This is my very first post here and hopefully one of many to come, so I'd like to start by welcoming you to my new blog!
As you might have guessed from the title, this article is going to be about working as a photographer in Greece, which I did over the summer of 2015. This was a job which I got thanks to Clare Edmead Photography (you can find all the details about the job and how to apply on Clare's website, including a really cool promotional video showing what working in Greece is like)
The reason I decided to write about this is because during that season I grew a lot as a photographer and had a blast as well, so I wanted to share both my experience and some of the photographs captured there. Also, the information in this post will hopefully be useful to whoever is interested in applying for the job and answer some of the questions you might have about it, questions which I know I had in the beginning, before moving to Greece. Therefore, I decided to go pretty in-depth with this article, so just to give you a heads up, this is going to be quite a lengthy read!
Let's get started!
I could say I got this job by chance, because to begin with, by the time I found the advert for the role, the applications had been closed for about 2 months. However, because I liked the promotional video so much I decided to ask a question and see if there was any need for another photographer. To my surprise, there was an available position...the only problem for me though was that the new photographer was needed there by the end of the month, whereas I was still in my final year in university, with around a month and a half to go until the end of the year.
Despite mentioning this, I was told to submit an application anyway. I did that and a few days later I had a phone interview, followed by a face to face one. Long story short, it all went great, but I ended up not getting the job because they found someone who was available to go to Greece earlier than I possibly could...bummer!...However, about a month later, I got another email from Clare, saying that a position had become available and it was mine if I wanted it. About a week later I was landing in Greece which became my home for the next 4 months.
Arriving in Greece
My position was in Limnos, which is a tiny island in the Aegean Sea and one of the 5 Neilson resorts where Clare sends her photographers every summer. It is a windy island and people go to that specific resort for windsurfing and sailing, but there is also waterskiing and wakeboarding as well as other activities on both water and land. Because I arrived in Greece some weeks after the season had started, I pretty much had to start working right away and I only had a couple of days to learn how things worked and what I had to do. If you apply in time and go there from the beginning of the season ( which usually starts in April) you will undergo a week of training at one of the 5 resorts, so you will be told pretty much everything you need to know, but also get to meet the other photographers and have some fun.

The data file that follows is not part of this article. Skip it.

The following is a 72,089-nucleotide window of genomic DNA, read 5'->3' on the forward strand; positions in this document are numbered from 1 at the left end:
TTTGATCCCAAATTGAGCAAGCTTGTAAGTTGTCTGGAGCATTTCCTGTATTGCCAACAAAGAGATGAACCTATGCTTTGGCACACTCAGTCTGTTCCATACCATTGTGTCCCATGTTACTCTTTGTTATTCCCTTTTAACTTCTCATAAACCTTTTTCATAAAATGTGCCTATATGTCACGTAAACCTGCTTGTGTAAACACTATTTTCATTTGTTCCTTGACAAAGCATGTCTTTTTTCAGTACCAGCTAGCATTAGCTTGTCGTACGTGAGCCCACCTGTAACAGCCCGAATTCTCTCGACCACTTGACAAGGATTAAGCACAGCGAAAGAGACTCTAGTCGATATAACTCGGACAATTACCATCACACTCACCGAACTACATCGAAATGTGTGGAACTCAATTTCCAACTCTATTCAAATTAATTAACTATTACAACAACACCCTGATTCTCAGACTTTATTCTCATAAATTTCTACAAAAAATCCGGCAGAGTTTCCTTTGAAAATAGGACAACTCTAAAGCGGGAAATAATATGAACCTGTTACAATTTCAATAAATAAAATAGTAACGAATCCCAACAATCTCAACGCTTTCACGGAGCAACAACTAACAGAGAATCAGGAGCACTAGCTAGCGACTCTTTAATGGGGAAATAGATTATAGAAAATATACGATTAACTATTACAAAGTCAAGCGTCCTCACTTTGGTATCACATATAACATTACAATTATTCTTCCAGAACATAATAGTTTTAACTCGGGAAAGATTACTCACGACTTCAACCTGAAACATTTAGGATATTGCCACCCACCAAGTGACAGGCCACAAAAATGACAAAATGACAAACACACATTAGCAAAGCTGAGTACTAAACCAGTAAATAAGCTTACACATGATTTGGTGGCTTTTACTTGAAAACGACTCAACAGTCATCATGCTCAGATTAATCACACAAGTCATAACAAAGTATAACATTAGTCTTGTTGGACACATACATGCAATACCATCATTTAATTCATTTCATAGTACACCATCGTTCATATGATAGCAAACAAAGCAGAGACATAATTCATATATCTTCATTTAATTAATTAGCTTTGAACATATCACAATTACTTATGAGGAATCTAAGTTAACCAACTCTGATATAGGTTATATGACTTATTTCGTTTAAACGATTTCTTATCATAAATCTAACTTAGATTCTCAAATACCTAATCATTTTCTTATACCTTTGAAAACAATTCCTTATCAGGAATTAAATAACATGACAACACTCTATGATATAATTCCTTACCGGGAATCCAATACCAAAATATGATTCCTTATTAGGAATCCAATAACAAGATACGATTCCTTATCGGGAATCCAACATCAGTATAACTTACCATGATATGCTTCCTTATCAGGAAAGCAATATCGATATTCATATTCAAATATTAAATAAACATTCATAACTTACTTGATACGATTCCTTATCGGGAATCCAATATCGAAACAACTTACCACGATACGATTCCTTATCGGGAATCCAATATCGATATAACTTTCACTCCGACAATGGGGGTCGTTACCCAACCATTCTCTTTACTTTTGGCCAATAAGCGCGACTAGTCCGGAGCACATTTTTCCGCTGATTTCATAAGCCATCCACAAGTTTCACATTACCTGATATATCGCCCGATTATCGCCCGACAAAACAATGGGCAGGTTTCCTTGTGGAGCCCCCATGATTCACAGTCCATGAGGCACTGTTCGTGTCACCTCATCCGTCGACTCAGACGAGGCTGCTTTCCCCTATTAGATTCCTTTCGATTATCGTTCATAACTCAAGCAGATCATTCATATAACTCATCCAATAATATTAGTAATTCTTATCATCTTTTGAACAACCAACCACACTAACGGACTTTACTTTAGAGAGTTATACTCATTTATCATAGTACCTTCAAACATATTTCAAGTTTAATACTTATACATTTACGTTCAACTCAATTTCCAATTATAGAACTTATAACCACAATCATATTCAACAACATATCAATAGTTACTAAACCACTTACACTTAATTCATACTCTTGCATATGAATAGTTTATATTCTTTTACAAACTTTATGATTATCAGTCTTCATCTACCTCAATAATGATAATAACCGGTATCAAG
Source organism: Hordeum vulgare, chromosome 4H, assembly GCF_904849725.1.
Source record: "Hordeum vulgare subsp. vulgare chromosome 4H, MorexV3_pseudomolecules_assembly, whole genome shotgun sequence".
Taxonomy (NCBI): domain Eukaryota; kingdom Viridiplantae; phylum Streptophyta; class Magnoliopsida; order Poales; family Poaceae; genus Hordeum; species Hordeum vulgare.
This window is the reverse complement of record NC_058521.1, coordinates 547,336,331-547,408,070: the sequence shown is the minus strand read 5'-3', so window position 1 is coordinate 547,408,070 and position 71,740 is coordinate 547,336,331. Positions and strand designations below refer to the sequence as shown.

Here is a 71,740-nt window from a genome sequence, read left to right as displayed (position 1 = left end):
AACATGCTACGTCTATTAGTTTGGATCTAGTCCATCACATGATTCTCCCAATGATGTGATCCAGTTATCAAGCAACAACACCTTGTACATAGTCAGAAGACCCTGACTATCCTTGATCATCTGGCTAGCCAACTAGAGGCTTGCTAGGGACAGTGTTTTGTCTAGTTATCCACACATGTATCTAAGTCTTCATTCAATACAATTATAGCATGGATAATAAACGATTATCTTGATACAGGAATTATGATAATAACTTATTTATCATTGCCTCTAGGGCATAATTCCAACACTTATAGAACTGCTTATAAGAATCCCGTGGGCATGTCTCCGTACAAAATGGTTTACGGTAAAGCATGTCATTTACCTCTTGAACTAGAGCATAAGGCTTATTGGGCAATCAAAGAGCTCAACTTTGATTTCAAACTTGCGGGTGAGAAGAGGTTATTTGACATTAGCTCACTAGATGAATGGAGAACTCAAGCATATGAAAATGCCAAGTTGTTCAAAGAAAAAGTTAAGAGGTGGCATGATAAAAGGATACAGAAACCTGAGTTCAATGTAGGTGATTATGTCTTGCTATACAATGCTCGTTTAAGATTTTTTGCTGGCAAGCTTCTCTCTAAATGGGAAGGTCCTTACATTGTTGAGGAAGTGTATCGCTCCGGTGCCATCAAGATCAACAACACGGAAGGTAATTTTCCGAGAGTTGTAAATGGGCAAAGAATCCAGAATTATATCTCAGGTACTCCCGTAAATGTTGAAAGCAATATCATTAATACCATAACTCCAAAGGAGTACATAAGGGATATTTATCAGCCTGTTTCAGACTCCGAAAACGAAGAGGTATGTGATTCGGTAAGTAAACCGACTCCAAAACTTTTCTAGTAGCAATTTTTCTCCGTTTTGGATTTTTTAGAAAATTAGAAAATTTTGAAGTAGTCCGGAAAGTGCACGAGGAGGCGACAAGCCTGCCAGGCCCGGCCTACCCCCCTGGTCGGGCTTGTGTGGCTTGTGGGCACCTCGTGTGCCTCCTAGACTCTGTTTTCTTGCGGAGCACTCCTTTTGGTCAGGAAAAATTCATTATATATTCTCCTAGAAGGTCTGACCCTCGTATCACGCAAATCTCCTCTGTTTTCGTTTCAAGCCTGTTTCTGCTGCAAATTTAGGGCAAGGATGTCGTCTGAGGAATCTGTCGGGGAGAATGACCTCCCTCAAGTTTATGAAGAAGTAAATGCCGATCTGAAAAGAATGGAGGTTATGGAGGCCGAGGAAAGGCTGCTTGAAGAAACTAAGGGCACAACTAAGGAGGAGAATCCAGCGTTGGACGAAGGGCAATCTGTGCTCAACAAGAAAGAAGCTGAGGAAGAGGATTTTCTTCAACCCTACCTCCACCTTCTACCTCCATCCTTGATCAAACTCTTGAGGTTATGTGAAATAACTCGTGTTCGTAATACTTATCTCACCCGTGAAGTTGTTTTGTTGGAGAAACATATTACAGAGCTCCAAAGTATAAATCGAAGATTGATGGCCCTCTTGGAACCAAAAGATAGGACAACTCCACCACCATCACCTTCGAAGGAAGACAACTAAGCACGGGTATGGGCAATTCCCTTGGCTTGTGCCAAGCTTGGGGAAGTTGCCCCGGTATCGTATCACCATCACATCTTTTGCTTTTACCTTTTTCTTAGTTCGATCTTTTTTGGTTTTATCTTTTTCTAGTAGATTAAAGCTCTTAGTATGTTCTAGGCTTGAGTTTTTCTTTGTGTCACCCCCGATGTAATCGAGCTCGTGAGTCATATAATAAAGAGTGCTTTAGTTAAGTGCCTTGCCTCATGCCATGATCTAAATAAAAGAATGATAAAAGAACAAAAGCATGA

A day in the life of a CEP photographer
For the first two days I followed the other photographers around the resort trying to pay attention to how they were going about photographing the seemingly infinite number of activities that the guests were taking part in. I was given a rota which showed me exactly what I needed to photograph when, and that made things easier...once I had learned how to find my way around the resort.
For example, one morning I'd be on ski, which meant I had to start the day at 8 and be on the ski boat all morning, taking photos of people waterskiing and wakeboarding until 12. After lunch, a different photographer would jump on the ski boat and I would go do something else, which was either beach or kids club.
When you are on the beach you basically have to capture everything that goes on there, which typically includes windsurfing, kayaking, sailing and paddle boarding (SUPs) and in order to get the best shots you need to get on one of the safety boats that go around making sure everyone is alright.
Now that can be a lot of fun, believe me, but once the wind picks up and the sea gets choppy, it all suddenly becomes really challenging...and wet. The sailing boats will capsize a lot more, so the safety boats will be on the move almost continuously, making it that much harder to frame your shots right while holding on to the boat and avoiding your equipment getting soaked at the same time. But it's definitely doable and the more you keep at it the better you get.
Then there is the kids club which is a different beast altogether. This was arguably the trickiest thing to photograph, but also the most important one in peak season, which can be quite hectic, with hundreds of kids to photograph each week. The reason why it is challenging is because there are 9 groups of kids which are doing different activities at the same time, all over the resort (which is not small), and it is your job as the photographer to make sure you capture every single group doing different things. The schedule for each group was always written down on boards along with the time of the day when they would do each activity.